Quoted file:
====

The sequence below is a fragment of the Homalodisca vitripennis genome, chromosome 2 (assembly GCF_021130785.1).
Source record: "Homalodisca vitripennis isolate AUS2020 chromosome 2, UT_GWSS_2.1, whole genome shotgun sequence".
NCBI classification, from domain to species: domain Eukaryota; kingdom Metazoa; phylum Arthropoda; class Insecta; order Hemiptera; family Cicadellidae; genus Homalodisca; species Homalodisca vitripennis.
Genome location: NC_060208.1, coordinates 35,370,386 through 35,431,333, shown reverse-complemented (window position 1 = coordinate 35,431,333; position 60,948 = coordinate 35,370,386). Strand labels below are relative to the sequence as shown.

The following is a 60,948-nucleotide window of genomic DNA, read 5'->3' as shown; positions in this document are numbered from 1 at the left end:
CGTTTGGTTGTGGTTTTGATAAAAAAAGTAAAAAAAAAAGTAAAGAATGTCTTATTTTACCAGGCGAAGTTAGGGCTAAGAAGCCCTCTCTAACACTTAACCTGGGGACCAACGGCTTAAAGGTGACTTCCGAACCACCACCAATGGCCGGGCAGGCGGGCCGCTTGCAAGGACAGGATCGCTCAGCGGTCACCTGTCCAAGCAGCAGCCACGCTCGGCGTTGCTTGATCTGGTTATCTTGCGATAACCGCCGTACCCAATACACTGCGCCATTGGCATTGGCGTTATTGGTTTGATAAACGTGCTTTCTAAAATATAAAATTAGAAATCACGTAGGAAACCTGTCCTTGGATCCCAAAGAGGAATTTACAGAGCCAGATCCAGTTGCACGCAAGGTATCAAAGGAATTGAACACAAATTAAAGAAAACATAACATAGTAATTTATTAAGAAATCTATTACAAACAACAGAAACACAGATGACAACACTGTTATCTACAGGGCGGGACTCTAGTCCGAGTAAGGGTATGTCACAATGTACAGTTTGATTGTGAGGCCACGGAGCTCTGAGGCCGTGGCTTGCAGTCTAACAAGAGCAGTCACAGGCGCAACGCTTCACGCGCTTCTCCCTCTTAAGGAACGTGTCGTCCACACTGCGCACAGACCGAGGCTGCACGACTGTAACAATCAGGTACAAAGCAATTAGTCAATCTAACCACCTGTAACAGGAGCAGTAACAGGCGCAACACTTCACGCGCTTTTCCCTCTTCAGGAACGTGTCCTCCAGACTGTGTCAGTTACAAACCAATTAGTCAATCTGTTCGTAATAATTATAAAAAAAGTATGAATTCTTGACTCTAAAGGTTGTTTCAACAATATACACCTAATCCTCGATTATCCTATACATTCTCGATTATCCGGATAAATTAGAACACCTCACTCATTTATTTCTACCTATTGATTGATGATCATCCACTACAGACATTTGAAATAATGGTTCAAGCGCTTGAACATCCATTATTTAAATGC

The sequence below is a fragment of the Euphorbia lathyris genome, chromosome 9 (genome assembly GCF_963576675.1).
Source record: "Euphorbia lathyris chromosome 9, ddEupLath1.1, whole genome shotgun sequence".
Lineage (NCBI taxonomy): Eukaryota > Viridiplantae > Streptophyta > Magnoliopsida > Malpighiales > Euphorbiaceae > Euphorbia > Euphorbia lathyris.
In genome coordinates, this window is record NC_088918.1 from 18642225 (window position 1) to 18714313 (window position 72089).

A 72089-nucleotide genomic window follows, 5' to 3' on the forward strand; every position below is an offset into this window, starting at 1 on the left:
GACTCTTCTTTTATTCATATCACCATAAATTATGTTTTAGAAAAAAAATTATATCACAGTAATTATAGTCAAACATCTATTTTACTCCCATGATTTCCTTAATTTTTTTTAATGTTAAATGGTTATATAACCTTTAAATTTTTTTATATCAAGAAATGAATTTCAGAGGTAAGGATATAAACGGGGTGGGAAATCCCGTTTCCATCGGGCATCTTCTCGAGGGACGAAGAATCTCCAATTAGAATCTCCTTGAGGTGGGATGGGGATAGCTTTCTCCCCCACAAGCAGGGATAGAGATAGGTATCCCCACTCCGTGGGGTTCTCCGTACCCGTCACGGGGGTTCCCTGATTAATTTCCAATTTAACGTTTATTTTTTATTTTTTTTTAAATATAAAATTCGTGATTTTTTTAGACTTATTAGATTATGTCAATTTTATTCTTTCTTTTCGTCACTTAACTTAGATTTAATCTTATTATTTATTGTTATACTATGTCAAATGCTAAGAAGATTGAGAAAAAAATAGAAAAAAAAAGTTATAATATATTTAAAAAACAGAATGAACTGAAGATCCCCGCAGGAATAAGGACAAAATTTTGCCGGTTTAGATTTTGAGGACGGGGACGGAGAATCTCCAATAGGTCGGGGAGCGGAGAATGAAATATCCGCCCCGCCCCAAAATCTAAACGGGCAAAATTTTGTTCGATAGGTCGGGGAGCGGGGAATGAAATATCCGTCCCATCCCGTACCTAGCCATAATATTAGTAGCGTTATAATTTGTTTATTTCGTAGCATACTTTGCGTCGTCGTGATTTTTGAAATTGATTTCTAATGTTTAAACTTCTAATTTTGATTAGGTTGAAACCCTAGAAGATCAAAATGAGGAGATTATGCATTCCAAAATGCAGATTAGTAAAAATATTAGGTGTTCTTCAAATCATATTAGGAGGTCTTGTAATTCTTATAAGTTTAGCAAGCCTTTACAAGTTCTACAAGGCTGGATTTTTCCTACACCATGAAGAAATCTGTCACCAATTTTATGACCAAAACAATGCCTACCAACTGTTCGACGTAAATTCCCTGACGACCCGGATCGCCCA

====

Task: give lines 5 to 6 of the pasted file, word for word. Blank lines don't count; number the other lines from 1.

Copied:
The following is a 60,948-nucleotide window of genomic DNA, read 5'->3' as shown; positions in this document are numbered from 1 at the left end:
CGTTTGGTTGTGGTTTTGATAAAAAAAGTAAAAAAAAAAGTAAAGAATGTCTTATTTTACCAGGCGAAGTTAGGGCTAAGAAGCCCTCTCTAACACTTAACCTGGGGACCAACGGCTTAAAGGTGACTTCCGAACCACCACCAATGGCCGGGCAGGCGGGCCGCTTGCAAGGACAGGATCGCTCAGCGGTCACCTGTCCAAGCAGCAGCCACGCTCGGCGTTGCTTGATCTGGTTATCTTGCGATAACCGCCGTACCCAATACACTGCGCCATTGGCATTGGCGTTATTGGTTTGATAAACGTGCTTTCTAAAATATAAAATTAGAAATCACGTAGGAAACCTGTCCTTGGATCCCAAAGAGGAATTTACAGAGCCAGATCCAGTTGCACGCAAGGTATCAAAGGAATTGAACACAAATTAAAGAAAACATAACATAGTAATTTATTAAGAAATCTATTACAAACAACAGAAACACAGATGACAACACTGTTATCTACAGGGCGGGACTCTAGTCCGAGTAAGGGTATGTCACAATGTACAGTTTGATTGTGAGGCCACGGAGCTCTGAGGCCGTGGCTTGCAGTCTAACAAGAGCAGTCACAGGCGCAACGCTTCACGCGCTTCTCCCTCTTAAGGAACGTGTCGTCCACACTGCGCACAGACCGAGGCTGCACGACTGTAACAATCAGGTACAAAGCAATTAGTCAATCTAACCACCTGTAACAGGAGCAGTAACAGGCGCAACACTTCACGCGCTTTTCCCTCTTCAGGAACGTGTCCTCCAGACTGTGTCAGTTACAAACCAATTAGTCAATCTGTTCGTAATAATTATAAAAAAAGTATGAATTCTTGACTCTAAAGGTTGTTTCAACAATATACACCTAATCCTCGATTATCCTATACATTCTCGATTATCCGGATAAATTAGAACACCTCACTCATTTATTTCTACCTATTGATTGATGATCATCCACTACAGACATTTGAAATAATGGTTCAAGCGCTTGAACATCCATTATTTAAATGC